Chameleon's memory

morpheon

New Member
After some private chatting with Kinyongia (hey! :) ), we both were wondering how the chameleons' memory are working. Has anything been found about it?

The central question came out of me wondering: if I'd move my chameleon outside, on a small tree or in an enclosure, would he still remember it the day after? A week later? A month later?

Would he remember my backyard? What if i made two different enclosure, placed both of them very close. Would he be more stressed if I put him in one, and then the day after in the other? Would it be different if the enclosures were made of different plants, or same plants and same setup?

What about always the same enclosure, but in different parts of my backyard? Or perhaps in another backyard, with the same enclosure?

I think you understood what i meant!

Then, if your answer is "yes, something has been done", then, my questions are 1) what are the conclusions and 2) how have they made the research? (ie what they measured, what was the "n", what were all the variables?)

I know you guys might tell yourselves "but why doesn't he just make one enclosure and place it always at the same spot?!?". Yes, this is what exactly i'm planning to do. But i still think that learning about their memory is something that could help us breed them in a better way.

EDIT: To moderators: I am sorry if I posted this thread in the wrong part of the forums. If this is the case, I apologize and feel free to move it where it belongs. However, since i am more looking into scientific information, i thought this would be the right place. Thank you. :)
 

laurie

Retired Moderator
Based only on my personal experience I would have to say they do remember some things. If I change or even move plants or perches I have seen them react. i would like to see some research on their memory, how it works, what triggers it, and what sort of thing they remember for how long. This would help us understand if a w/c remembers it is a w/c. Do they miss the "old life" not that we have them in a cage?
 

pssh

Avid Member
After a vet visit my chameleons have an extreme grip. I don't know if that's just Coincidence, but they puncture my skin deeper when I hold them afterwards and for about a week after. Perhaps it's a sign that they were uncomfortable and are unsure if it will happen again (since it's a random change in their usually calm and regular lives,) and they don't want to be held at all or disturbed again just in case?

They certainly recognize their keepers over other humans, which requires some degree of memory. Mine recognized me after a week on vacation. My friend tried to get them out of cage and they would hiss and gape more than they would with me(normally for Pan anyways, the panther never hisses so that was new.) When I tried they didn't put up a fuss. At the vet they refused to leave their boxes for the vet but would run up my arm when I tried to take them out.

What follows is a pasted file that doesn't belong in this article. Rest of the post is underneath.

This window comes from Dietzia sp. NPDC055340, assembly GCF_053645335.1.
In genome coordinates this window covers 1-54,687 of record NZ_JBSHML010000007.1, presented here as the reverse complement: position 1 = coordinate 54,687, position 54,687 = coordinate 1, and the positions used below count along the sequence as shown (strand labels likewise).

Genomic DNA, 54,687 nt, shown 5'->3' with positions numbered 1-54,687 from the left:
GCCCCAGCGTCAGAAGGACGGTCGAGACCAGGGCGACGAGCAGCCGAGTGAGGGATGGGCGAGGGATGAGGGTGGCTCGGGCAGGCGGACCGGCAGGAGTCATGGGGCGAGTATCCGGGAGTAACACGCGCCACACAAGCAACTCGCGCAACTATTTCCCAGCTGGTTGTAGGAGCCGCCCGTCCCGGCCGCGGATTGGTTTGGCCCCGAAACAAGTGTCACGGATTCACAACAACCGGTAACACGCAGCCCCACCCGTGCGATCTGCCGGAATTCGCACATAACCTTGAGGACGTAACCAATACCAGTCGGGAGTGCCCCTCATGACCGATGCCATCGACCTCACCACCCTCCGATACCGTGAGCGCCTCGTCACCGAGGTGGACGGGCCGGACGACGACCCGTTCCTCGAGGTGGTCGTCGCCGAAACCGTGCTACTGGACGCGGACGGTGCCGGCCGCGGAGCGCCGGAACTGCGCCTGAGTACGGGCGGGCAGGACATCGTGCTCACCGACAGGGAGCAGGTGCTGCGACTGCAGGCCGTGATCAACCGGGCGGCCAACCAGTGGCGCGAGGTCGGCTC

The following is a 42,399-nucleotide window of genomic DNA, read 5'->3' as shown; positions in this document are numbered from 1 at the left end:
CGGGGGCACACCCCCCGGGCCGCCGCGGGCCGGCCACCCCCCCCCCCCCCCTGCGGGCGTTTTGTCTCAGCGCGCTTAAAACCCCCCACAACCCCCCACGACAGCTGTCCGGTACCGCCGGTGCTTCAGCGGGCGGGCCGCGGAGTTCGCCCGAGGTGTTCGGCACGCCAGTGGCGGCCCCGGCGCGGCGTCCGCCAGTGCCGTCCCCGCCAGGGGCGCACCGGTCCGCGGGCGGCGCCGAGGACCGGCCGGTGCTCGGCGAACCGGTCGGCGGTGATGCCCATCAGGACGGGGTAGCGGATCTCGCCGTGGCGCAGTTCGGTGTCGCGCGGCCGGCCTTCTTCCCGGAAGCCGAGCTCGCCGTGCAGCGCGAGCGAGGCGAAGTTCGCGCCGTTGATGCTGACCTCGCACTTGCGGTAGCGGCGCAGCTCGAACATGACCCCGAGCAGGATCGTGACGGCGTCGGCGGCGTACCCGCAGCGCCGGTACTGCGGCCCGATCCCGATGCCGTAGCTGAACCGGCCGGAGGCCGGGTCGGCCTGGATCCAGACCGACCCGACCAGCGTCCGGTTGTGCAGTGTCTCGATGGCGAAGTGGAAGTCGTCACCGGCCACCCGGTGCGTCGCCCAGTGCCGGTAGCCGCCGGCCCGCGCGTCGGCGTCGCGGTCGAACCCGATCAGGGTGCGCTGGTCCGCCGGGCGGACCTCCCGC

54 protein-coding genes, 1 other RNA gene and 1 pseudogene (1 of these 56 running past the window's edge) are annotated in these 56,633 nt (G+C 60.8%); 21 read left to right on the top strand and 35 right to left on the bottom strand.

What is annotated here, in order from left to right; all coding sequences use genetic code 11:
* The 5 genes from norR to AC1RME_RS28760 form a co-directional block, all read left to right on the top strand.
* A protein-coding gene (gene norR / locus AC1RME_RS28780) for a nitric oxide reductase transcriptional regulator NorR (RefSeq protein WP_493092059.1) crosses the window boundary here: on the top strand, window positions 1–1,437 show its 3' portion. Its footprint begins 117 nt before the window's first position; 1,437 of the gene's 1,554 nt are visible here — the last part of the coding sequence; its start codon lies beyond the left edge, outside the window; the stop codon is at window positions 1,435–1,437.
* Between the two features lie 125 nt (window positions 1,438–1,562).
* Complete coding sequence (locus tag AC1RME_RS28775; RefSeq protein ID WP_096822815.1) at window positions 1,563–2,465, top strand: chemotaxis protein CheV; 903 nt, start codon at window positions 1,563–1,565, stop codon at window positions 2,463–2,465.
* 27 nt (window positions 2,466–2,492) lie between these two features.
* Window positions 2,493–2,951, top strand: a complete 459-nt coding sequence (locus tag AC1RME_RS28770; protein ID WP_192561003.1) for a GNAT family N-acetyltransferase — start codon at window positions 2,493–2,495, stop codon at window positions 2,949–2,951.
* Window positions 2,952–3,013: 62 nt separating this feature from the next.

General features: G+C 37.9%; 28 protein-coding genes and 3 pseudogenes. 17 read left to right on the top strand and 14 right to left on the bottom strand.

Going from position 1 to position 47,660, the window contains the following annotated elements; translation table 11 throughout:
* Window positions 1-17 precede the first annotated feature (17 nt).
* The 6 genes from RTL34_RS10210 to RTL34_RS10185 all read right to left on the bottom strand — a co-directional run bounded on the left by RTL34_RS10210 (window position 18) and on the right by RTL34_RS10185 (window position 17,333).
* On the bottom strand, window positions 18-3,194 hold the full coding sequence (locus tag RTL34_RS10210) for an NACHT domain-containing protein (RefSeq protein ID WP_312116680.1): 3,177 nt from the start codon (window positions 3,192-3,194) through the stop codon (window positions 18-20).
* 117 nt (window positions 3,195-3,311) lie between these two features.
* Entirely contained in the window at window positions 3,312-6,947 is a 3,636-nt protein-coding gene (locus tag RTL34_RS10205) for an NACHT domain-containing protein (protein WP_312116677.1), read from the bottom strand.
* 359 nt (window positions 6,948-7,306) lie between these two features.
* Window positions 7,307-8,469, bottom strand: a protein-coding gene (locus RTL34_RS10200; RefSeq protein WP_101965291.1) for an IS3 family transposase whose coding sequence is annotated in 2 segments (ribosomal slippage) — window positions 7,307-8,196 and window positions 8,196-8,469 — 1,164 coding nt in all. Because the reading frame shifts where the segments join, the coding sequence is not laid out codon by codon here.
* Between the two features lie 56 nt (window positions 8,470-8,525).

Again, I don't know if it's just coincidence or not, but it's just stuff I notice.
 

serenitystarlite

Established Member
When I had my first Senegal chameleon, she "knew" certain people. She recognized me, my parents, and my best friend. She would remain calm and green when any of us were near her, feeding her, or picked her up. When someone that she didn't know would come into the room to look at her, she would puff up and turn dark. I always thought it was really cute that she knew the difference between people.

I haven't really noticed this from my current chameleons, they all seem to act the same around me as they do around new people.
 

jannb

Chameleon Enthusiast
I don't have any scientific information but have learned allot from personal experience. My chameleons free range and have access to my entire house, except the bathrooms and I keep those doors closed BUT Luie is always checking to see if I leave it open. He will walk down the hall and check.......push on the door to see if it's closed all the way. For some reason he really wants to get in the bathroom. I caught him half way up the glass shower door on several occasions. Then I started worrying they might could fall in the toilet and drown so I started keeping the doors closed. They definitely know outside and their trees outside. They get all excited reaching and grabbing for their trees before we even get close enough to get on. Luie will often come down out of the inside trees and sit over by the slidding glass door, scratching and begging to go out on the screen back porch that leads to the back yard. I have also noticed with both that once they come down and check out something, if it's something that I really don't want them doing, like climbing the front of the china cabinet, I'll pick them up and put them back in the trees and they will continue for days to come back down and make a beeline for whatever they were doing and try it over and over again. They both know where the trees are throughout my house and will get down and go from one tree to another in a different room. They definitely recognize me and my husband. When we come home from work and when Luie sees us (either of us) he gets excited and starts bobbing up and down and as I get closer to the tree he comes over to the side where I'm at and reaches for me to take him off the tree. I have found these little animals to be way more intelligent than more of you give them credit for.
 

dodolah

Retired Moderator
I think so... My veiled (just recently passed) gets violent whenever he visit a vet. He hates the vet's office.. because that's when he get probed and examined. He tensed up immediately when he saw the vet's face even if it is just a picture of him on his website.
 

buddhacham

New Member
Reminded me of a rescue story of a wild cham (if not mistaken) that I read on here somewhere. I keep searching but can't find it.
Story was about a wild cham that someone took care of (probably hawaii) and it would return to his home. One time returned without a front leg and tail I believe. I just remember the story being about how the cham always seemed to know where to return..maybe someone else remembers.
 

draetish

Avid Member
Along with memory, I've always wondered if a cham's personality reflected the personality of the keeper. Would a Type A person have a more aggressive stressed out cham than Type B?

Type A Behavior
1.Time urgency and impatience, which causes irritation and exasperation.
2.Free floating hostility, which can be triggered by even minor incidents.